5. Lack of shop floor visibility.
Knowledge is power, as they say. When you have visibility regarding your operations, you are better equipped to make decisions. ProShop provides that visibility with dashboards and reports that provide you with the needed information..
The machine schedule can provide a view into your existing pipeline, order of priority for active jobs, job status, and capacity planning features.
Dashboards for shipping and inspection can provide teams with a summary of jobs that are awaiting their attention, so that jobs aren’t sitting idle any longer than they need to. The receiving dashboard can alert teams to any outstanding vendor PO’s for materials or tooling that haven’t yet arrived, which may impact on-time delivery as well.
A summary of jobs that are late or scheduled to be late can help you make decisions of where to allocate resources to avoid late delivery.
How ProShop can help
If you’re ready to make a change, we’re here to help. While you might have been thinking that this blog would pitch the benefits of ProShop’s scheduling module on its own, it’s really the steps preceding the job’s placement on the schedule that cause most on-time delivery issues.
Chances are, your problem isn’t a lack of sophisticated job shop scheduling software, and that’s good news! ProShop provides an integrated system for manufacturing operations that allow you to systematically plan and process jobs so that consistent on-time delivery IS possible.
“ProShop was one of the best business decisions we’ve ever made. We’ve seen huge improvements in places we never expected. We’ve gone from spending 8 hours a day to achieve 50-60% OTD, to less than an hour a day to achieve 95%+ for over an entire year! It’s been a total game changer for us!” - Kody, Coastal Machine
Many ProShop customers like Kody have experienced a dramatic improvement in their on time delivery numbers because they have embraced a better planning and production process. ProShop ERP equips manufacturers with the tools and processes to eliminate the underlying problems that cause late delivery in the first place. In fact, clients on average see about a 25% improvement in their ontime delivery performance after implementing ProShop! Listen to several clients share this fact.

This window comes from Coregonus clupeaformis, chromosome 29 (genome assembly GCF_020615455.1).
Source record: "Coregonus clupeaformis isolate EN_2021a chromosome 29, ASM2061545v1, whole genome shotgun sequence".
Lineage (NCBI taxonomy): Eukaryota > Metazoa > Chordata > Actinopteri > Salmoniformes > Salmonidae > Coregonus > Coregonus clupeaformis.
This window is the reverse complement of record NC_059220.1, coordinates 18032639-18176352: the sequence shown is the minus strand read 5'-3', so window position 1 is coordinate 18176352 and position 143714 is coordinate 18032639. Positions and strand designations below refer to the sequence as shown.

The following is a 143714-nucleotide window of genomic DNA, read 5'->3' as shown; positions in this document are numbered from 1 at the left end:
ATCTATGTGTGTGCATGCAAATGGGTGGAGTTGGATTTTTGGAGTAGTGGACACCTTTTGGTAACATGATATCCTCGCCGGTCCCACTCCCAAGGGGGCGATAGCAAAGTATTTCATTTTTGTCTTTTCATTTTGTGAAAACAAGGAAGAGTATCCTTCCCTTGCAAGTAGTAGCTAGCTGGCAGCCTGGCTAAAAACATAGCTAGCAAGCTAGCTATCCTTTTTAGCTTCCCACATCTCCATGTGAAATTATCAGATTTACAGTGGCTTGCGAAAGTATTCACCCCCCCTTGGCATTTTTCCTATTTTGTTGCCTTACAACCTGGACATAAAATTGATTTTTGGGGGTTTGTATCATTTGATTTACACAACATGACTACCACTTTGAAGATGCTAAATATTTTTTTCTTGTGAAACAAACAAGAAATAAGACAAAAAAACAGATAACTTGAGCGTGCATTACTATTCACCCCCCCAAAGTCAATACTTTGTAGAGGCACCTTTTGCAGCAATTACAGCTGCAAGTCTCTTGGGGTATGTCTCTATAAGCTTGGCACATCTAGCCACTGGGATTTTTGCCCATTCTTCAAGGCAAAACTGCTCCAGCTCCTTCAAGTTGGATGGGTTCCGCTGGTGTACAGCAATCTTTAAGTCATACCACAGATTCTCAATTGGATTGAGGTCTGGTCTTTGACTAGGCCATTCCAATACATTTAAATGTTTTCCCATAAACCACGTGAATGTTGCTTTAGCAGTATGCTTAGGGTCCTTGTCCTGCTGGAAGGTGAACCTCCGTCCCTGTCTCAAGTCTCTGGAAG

Book a call today so that you also can achieve over 95% on-time delivery and leave the competition in the dust!
Written by: Adrian Sansonetti
The machine shop industry thrives on precision, quality, and efficiency. A well-structured set of Key Performance Indicators (KPIs) can be the bedrock for your business' success. With the help of ProShop ERP , tracking these KPIs and integrating them into your operational workflow becomes effortless.
What are KPIs?
KPIs are quantifiable metrics that help organizations gauge their performance and achieve specific objectives. In the context of a machine shop, KPIs could include financial metrics, quality measures, and the invaluable metric of First Off Part Quality.
Importance of KPIs
Well-defined KPIs offer insights into what is working well and what isn't. They serve as a strategic compass, steering your operations and guiding realignment where needed.
Examples of Effective KPIs for Machine Shops
1. Gross Profit Margin
Formula: Gross Profit Margin = ((Revenue - Cost of Goods Sold) / Revenue) x 100
Real-Life Example: If your revenue is $500,000 and your Cost of Goods Sold (COGS) is $200,000, then Gross Profit Margin = ((500,000 - 200,000) / 500,000) x 100 = 60%
2. First Off Part Quality
Formula: First Off Part Quality = (Number of First Off Good Units / Total First Off Units Produced) x 100
Real-Life Example: If 5 first off parts are produced and 4 are of acceptable quality, then First Off Part Quality = (4 / 5) x 100 = 80%
Importance in Pre-Machining Processes:
First Off Part Quality is invaluable in ensuring that processes before actual machining—like design, planning, and material selection—are aligned to maximize efficiency. The ultimate goal is for your machines to produce good parts from the get-go, as defective parts cannot be sold and only add to operational costs.
3. Cost Per Part
Formula: Cost Per Part = Total Manufacturing Cost / Total Number of Parts Produced
Real-Life Example: If the total manufacturing cost is $12,000 and you produce 3,000 parts, then Cost Per Part = 12,000 / 3,000 = $4
How ProShop ERP Helps:
4. Cost of Quality (CoQ)
Formula: CoQ = Cost of Conformance + Cost of Non-Conformance
Real-Life Example: If the Cost of Conformance is $4,000 and the Cost of Non-Conformance is $1,000, then CoQ = 4,000 + 1,000 = $5,000
Metrics like Gross Profit Margin, First Off Part Quality, Cost Per Part, and Cost of Quality are instrumental in steering your machine shop towards higher performance, innovation, and growth. With ProShop ERP , you get a comprehensive tool that not only tracks these KPIs but also helps you integrate them into your daily operations for transformative results.